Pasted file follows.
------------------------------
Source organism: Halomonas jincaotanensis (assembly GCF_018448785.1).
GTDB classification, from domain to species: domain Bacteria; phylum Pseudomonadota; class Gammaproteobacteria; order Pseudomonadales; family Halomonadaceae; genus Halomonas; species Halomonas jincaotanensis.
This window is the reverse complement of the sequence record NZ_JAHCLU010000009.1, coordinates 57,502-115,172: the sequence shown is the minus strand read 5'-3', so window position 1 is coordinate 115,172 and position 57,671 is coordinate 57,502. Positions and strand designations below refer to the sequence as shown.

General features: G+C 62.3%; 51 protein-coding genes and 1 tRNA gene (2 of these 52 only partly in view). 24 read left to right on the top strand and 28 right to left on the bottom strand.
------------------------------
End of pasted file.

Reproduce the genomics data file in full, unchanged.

Source organism: Halomonas jincaotanensis (assembly GCF_018448785.1).
GTDB classification, from domain to species: domain Bacteria; phylum Pseudomonadota; class Gammaproteobacteria; order Pseudomonadales; family Halomonadaceae; genus Halomonas; species Halomonas jincaotanensis.
This window is the reverse complement of the sequence record NZ_JAHCLU010000009.1, coordinates 57,502-115,172: the sequence shown is the minus strand read 5'-3', so window position 1 is coordinate 115,172 and position 57,671 is coordinate 57,502. Positions and strand designations below refer to the sequence as shown.

General features: G+C 62.3%; 51 protein-coding genes and 1 tRNA gene (2 of these 52 only partly in view). 24 read left to right on the top strand and 28 right to left on the bottom strand.